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CNN/Money: Smith & Wesson chief quits over crime

Chairman of the nation's No. 2 gun maker resigns over past armed robbery, a newspaper report says.

NEW YORK (CNN/Money)—James Joseph Minder, chairman of handgun maker Smith & Wesson Holding Corp., resigned after a published report revealed he'd spent as much as 15 years in prison decades ago for armed robberies and a bank heist.

The Republican, a daily newspaper in Springfield, Mass., reported Thursday that Minder confirmed his resignation without realizing that the company had not made an official announcement.

Smith & Wesson (SWB: up $0.04 to $1.58, Research, Estimates), the nation's second-largest gun manufacturer after Sturm, Ruger (RGR: Research, Estimates), told CNN/Money that it plans to release a statement later Friday but did not wish to comment on the newspaper report or confirm Minder's resignation at this time.

Minder's convictions were unknown to Smith & Wesson until the Arizona Republic newspaper chronicled Minder's criminal past earlier this month. Smith & Wesson is based in Scottsdale, Ariz.

The Republic article reported that Minder maintains he had never tried to cover up his past, and that the reason he failed to disclose his criminal past to Smith & Wesson earlier was because nobody had asked the question.

Minder, 74, had spent time in prison in the 1950s and 1960s for a string of armed robberies and an attempted prison escape, according to the Republic. During that time, the Detroit News said he was known for carrying a 16-gauge, sawed-off shotgun.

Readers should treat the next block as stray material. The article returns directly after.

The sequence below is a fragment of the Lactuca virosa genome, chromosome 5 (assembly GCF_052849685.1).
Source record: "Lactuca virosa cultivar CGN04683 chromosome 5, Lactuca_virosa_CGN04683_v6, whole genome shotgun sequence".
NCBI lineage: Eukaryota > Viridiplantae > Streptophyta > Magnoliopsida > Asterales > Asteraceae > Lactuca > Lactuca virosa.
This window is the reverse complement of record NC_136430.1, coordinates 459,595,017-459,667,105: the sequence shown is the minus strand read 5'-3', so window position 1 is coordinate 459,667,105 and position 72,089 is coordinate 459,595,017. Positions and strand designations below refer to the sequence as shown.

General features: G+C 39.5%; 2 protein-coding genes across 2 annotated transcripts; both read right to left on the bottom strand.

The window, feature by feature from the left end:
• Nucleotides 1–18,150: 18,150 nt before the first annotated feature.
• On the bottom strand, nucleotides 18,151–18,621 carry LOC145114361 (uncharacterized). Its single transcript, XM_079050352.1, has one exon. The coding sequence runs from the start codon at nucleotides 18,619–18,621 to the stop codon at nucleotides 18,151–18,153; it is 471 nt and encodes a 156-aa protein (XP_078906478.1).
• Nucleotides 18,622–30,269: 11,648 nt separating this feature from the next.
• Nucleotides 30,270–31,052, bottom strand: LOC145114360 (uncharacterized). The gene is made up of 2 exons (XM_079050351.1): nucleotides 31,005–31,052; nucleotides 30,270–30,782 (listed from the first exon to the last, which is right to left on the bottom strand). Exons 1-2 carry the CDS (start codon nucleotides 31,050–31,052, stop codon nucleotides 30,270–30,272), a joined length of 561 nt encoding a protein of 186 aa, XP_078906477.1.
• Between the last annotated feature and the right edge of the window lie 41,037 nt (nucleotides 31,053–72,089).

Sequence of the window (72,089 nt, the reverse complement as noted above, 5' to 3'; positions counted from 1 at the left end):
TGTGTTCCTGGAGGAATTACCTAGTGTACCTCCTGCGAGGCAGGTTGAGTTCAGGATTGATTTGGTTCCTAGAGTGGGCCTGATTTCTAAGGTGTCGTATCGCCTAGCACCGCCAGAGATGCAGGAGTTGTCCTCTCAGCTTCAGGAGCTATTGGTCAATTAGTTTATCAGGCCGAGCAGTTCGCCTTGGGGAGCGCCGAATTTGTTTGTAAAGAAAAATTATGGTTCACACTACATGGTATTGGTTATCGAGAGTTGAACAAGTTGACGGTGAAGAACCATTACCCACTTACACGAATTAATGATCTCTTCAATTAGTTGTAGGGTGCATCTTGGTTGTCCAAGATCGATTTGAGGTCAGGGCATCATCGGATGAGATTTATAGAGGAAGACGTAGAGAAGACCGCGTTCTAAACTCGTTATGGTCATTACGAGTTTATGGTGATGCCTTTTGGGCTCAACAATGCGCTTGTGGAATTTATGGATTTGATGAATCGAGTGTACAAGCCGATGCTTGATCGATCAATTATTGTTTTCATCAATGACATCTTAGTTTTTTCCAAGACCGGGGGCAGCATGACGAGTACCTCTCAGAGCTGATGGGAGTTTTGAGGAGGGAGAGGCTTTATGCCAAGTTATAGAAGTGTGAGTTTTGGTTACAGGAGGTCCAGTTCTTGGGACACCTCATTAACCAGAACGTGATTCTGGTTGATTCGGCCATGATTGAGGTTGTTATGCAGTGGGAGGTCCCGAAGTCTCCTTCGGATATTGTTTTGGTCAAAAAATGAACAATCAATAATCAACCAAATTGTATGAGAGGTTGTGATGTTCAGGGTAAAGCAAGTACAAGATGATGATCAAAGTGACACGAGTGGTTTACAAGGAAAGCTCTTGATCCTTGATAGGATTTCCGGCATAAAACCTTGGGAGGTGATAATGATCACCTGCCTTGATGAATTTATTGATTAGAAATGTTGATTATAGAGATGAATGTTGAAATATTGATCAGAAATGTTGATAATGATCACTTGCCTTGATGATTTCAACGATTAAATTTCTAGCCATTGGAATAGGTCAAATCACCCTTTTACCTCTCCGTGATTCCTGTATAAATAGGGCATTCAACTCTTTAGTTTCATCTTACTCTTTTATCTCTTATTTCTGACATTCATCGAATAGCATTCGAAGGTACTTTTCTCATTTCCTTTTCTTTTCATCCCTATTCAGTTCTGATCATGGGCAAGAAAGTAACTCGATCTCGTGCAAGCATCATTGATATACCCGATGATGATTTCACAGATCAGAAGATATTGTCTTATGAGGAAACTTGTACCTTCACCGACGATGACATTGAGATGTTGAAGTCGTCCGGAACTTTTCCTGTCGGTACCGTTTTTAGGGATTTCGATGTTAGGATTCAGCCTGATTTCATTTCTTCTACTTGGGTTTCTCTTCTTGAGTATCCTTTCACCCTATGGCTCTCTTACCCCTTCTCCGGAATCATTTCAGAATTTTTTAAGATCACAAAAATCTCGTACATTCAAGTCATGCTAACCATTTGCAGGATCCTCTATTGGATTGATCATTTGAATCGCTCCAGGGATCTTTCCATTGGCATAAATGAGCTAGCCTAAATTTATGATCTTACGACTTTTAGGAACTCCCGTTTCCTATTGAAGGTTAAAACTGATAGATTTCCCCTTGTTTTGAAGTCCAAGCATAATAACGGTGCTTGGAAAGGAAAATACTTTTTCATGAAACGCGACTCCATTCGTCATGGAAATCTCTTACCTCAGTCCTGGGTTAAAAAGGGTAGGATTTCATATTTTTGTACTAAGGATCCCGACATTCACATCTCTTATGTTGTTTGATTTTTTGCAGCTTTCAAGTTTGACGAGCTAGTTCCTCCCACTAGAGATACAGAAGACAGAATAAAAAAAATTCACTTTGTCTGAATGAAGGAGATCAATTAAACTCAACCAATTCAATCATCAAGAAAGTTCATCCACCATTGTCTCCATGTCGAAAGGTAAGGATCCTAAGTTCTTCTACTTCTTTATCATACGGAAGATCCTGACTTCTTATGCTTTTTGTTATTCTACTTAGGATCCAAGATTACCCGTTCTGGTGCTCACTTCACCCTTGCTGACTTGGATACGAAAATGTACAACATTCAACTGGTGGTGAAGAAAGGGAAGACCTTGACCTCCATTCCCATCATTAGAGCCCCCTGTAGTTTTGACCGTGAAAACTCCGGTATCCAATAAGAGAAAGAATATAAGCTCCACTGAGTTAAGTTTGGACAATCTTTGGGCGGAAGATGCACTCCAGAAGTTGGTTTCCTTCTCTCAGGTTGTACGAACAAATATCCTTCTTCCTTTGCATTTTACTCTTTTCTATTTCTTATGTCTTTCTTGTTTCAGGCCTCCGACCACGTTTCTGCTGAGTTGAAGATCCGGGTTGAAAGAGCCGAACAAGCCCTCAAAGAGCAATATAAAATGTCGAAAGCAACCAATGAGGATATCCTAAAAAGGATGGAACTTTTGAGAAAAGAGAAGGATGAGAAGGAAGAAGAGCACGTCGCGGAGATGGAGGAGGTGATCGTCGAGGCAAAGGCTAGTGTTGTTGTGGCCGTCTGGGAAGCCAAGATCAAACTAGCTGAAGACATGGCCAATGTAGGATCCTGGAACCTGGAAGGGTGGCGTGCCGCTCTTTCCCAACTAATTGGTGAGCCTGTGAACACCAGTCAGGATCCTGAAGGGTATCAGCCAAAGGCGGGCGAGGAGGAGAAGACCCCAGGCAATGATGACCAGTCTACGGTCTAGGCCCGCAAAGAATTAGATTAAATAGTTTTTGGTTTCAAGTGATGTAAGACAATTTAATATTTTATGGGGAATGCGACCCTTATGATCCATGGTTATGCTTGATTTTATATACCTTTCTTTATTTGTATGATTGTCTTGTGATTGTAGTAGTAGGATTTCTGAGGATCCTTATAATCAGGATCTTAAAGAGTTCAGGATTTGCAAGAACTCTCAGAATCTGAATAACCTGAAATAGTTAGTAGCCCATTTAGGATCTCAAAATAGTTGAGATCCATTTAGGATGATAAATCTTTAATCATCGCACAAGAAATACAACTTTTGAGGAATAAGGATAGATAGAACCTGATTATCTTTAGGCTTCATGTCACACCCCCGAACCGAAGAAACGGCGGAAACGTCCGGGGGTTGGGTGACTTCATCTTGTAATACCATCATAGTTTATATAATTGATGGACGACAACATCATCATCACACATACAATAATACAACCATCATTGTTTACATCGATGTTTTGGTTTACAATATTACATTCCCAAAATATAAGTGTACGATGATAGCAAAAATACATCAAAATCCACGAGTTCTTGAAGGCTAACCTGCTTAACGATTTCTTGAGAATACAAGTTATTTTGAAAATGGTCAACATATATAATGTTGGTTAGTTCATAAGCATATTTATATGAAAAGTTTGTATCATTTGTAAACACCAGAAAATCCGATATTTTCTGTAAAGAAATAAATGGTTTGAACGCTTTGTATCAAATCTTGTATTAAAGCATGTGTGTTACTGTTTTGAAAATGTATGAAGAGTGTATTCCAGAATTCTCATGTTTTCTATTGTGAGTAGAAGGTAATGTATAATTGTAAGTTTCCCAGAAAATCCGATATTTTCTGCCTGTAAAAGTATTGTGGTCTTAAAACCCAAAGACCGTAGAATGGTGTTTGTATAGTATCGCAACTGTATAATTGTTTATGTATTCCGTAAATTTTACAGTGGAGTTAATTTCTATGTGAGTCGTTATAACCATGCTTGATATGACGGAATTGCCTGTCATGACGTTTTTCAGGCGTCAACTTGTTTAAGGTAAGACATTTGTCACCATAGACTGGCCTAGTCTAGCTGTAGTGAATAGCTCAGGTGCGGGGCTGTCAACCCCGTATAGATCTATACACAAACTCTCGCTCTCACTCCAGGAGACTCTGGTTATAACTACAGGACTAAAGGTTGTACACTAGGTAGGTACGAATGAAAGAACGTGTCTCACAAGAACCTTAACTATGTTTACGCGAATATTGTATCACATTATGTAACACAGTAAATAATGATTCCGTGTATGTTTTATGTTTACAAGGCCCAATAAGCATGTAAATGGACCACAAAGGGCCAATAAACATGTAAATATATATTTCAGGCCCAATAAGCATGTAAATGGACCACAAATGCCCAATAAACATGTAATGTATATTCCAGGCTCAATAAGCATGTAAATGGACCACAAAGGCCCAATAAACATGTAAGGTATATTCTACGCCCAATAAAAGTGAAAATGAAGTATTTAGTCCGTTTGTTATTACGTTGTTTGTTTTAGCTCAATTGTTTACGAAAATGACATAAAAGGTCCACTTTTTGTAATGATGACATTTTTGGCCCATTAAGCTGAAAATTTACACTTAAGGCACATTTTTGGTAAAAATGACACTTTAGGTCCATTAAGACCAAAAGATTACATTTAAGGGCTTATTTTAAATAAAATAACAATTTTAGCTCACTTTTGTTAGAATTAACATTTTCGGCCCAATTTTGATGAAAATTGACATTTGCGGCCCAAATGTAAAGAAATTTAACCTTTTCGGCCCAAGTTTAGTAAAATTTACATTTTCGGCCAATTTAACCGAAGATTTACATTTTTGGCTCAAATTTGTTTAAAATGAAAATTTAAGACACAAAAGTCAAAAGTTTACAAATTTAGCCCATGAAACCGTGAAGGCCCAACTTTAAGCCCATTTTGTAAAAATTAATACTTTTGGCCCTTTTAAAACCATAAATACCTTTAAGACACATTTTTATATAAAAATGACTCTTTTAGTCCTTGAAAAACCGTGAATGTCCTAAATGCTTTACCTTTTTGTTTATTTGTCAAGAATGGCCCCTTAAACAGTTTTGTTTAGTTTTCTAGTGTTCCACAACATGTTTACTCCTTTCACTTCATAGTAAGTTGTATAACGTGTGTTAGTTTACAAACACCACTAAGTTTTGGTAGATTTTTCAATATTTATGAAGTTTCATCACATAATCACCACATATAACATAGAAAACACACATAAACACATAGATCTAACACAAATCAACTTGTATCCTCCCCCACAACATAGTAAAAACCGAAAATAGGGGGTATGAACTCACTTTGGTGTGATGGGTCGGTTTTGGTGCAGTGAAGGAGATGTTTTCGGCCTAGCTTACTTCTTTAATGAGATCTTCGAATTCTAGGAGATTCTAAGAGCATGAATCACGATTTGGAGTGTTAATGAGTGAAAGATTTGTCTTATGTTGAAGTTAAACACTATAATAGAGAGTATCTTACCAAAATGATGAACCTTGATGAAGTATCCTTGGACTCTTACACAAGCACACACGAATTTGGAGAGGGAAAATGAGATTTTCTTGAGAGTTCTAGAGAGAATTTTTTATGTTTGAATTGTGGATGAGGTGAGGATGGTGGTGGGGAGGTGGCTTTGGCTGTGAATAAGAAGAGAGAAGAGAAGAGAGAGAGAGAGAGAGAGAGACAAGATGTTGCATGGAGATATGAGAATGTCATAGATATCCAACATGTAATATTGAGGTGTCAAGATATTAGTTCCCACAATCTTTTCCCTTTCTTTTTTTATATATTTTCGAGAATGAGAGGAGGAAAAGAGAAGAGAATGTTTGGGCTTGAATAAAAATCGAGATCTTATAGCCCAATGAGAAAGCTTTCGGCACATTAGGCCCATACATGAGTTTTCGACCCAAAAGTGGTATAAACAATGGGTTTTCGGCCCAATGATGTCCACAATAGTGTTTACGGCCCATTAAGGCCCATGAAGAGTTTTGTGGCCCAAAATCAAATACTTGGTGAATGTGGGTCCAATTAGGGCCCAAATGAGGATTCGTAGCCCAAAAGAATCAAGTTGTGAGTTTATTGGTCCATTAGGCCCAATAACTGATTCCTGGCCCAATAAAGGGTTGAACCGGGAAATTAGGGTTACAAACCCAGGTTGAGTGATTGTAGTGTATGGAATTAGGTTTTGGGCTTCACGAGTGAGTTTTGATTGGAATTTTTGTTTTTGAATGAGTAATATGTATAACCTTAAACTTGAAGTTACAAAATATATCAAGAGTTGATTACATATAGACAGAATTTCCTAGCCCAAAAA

Minder was sentenced to 3-1/2 to 10 years in state prison for robbing a store while attending University of Michigan as a journalism student, he told the Republic.

Guy's got balls. He didn't tell anyone about his criminal past because no one asked the question? Damn—whatever happened to full disclosure? Every job application I've ever filled out has included a section wherein I'm to list any felony convictions. Granted, the applications I've filled out weren't for executive-level positions, so perhaps that's the difference.

Now then. When I first saw this headline on CNN's home page, where the link was titled "Smith & Wesson chief quits over robbery," I assumed the story involved Minder's resignation because he had been robbed—some sort of embarrassment at the CEO of a gun co. unsuccessfully defending himself against a robbery.